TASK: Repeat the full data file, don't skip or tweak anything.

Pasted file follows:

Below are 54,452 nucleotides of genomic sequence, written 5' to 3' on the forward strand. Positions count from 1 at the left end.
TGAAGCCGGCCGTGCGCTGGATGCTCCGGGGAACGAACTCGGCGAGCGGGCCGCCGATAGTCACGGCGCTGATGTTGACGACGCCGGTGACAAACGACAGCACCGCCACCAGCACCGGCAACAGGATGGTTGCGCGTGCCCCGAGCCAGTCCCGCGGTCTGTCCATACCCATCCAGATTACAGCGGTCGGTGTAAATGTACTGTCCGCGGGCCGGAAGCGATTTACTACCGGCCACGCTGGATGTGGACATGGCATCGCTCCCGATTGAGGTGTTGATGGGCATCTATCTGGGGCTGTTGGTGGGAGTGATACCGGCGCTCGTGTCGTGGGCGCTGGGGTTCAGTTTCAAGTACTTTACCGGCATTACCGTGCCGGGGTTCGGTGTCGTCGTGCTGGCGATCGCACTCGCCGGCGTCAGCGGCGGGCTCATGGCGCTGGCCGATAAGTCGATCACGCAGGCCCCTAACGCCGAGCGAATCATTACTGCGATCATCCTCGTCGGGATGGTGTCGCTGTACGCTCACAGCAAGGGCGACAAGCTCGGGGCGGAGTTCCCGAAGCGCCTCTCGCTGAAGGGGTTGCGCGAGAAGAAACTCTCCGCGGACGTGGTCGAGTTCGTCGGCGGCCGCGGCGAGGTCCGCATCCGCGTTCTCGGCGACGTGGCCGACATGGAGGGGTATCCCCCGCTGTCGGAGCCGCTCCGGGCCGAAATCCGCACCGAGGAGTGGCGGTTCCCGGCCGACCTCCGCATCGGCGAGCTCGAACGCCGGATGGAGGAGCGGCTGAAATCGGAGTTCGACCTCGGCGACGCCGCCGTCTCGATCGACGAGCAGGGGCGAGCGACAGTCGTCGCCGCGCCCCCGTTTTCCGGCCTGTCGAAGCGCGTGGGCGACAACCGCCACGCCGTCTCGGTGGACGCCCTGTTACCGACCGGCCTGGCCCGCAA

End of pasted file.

Below are 54,452 nucleotides of genomic sequence, written 5' to 3' on the forward strand. Positions count from 1 at the left end.
TGAAGCCGGCCGTGCGCTGGATGCTCCGGGGAACGAACTCGGCGAGCGGGCCGCCGATAGTCACGGCGCTGATGTTGACGACGCCGGTGACAAACGACAGCACCGCCACCAGCACCGGCAACAGGATGGTTGCGCGTGCCCCGAGCCAGTCCCGCGGTCTGTCCATACCCATCCAGATTACAGCGGTCGGTGTAAATGTACTGTCCGCGGGCCGGAAGCGATTTACTACCGGCCACGCTGGATGTGGACATGGCATCGCTCCCGATTGAGGTGTTGATGGGCATCTATCTGGGGCTGTTGGTGGGAGTGATACCGGCGCTCGTGTCGTGGGCGCTGGGGTTCAGTTTCAAGTACTTTACCGGCATTACCGTGCCGGGGTTCGGTGTCGTCGTGCTGGCGATCGCACTCGCCGGCGTCAGCGGCGGGCTCATGGCGCTGGCCGATAAGTCGATCACGCAGGCCCCTAACGCCGAGCGAATCATTACTGCGATCATCCTCGTCGGGATGGTGTCGCTGTACGCTCACAGCAAGGGCGACAAGCTCGGGGCGGAGTTCCCGAAGCGCCTCTCGCTGAAGGGGTTGCGCGAGAAGAAACTCTCCGCGGACGTGGTCGAGTTCGTCGGCGGCCGCGGCGAGGTCCGCATCCGCGTTCTCGGCGACGTGGCCGACATGGAGGGGTATCCCCCGCTGTCGGAGCCGCTCCGGGCCGAAATCCGCACCGAGGAGTGGCGGTTCCCGGCCGACCTCCGCATCGGCGAGCTCGAACGCCGGATGGAGGAGCGGCTGAAATCGGAGTTCGACCTCGGCGACGCCGCCGTCTCGATCGACGAGCAGGGGCGAGCGACAGTCGTCGCCGCGCCCCCGTTTTCCGGCCTGTCGAAGCGCGTGGGCGACAACCGCCACGCCGTCTCGGTGGACGCCCTGTTACCGACCGGCCTGGCCCGCAA